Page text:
Normalizing backing tracks

Allen contacted me and asked about normalizing backing tracks. He’s not alone. Quite a few of you out there have been asking about “Normalizing” backing tracks. Some of you know what it is but just don’t know how to do it, while others have only just come across this word. So here’ goes with an explanation:

Hi Kenny
Someone told me the other day I should “Normalize” all my
tracks, as their volumes are all different? What is
“Normalizing”, and how do I do it myself?

Hi Allen

Normalizing a track means adjusting the level (volume) of a track.

This usually refers to increasing the volume of a track that is too low (quiet) but in some cases can also refer to reducing the volume of a track which is too loud.

When your friend spoke about “Normalizing” your backing tracks, he was talking about adjusting the level of all your backing tracks so that they all have a constant volume level.

The advantage of doing this is that when a singer is singing live on stage, he then doesn’t have to spend time between songs fiddling with the volume of every backing track he’s about to sing. Audiences like to concentrate on the singer and they find it very off-putting when they see a singer constantly messing around with their sound equipment while in the middle of their act – to an audience it looks like the singer doesn’t know what he’s doing.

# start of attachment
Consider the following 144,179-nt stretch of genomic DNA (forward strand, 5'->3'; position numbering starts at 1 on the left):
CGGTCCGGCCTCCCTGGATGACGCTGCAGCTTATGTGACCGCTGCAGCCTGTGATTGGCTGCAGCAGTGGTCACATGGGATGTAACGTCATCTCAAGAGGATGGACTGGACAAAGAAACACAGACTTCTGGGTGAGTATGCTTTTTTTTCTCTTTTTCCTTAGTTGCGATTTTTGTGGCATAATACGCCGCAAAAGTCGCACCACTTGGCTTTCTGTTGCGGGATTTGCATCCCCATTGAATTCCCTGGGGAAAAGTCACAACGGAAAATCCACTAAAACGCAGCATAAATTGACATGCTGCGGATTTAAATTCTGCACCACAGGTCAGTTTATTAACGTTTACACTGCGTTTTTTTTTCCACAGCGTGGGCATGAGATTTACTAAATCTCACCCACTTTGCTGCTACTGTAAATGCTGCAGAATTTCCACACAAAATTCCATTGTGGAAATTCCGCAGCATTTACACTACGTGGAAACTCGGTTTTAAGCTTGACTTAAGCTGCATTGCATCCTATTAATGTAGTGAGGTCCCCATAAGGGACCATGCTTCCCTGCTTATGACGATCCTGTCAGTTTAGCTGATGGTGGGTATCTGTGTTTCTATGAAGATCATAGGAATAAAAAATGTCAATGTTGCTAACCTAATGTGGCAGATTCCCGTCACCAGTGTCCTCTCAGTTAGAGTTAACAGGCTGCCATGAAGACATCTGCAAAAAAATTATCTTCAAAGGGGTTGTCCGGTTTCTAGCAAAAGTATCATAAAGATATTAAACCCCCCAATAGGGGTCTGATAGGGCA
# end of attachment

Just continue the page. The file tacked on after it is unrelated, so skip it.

The reason most singers haven’t heard of Normalizing or don’t know what Normalizing means is because it’s not actually a musical term! It’s one of those rather unhelpful “buzz words” that crept in to the music & audio industry a few years ago by non musicians. Professional sound engineers never used the word “Normalize” until recently. It was actually coined by computer users back in the late nineties when they began “sharing” mp3 files with each other and found that different mp3’s from different “sharers” often had different volume levels. I guess that they just wanted all their songs to have a “normal” volume level, hence the distinctly un-musical word “Normalize” was born!

The good news is that there are many inexpensive and even free programs out there on the internet which will “Normalize” your backing tracks – just do a search on Google and you’ll come up with loads. Try a few and see if any give you satisfactory results.

Unfortunately I can’t personally recommend any of them because in my opinion to properly normalize backing tracks (and by that I mean retain the quality of the original sound file you’re normalizing), you really need good quality audio editing software and this is expensive. For best results, the mp3 should be converted to a wav file, normalized, and then re-encoded back to mp3.

One of the best programs you’ll find which I DO recommend is wavelab. It can open up tracks as wav files, normalize them, and then convert them back to mp3 all in the one program.

Unfortunately Wavelab is very expensive so perhaps before you go and throw a ton of money at Wavelab, have a look at a free program we have. It isn’t nearly as comprehensive as Wavelab, but it IS an excellent audio editor.

Also there’s an article I wrote some time ago about editing backing tracks which you may also find useful.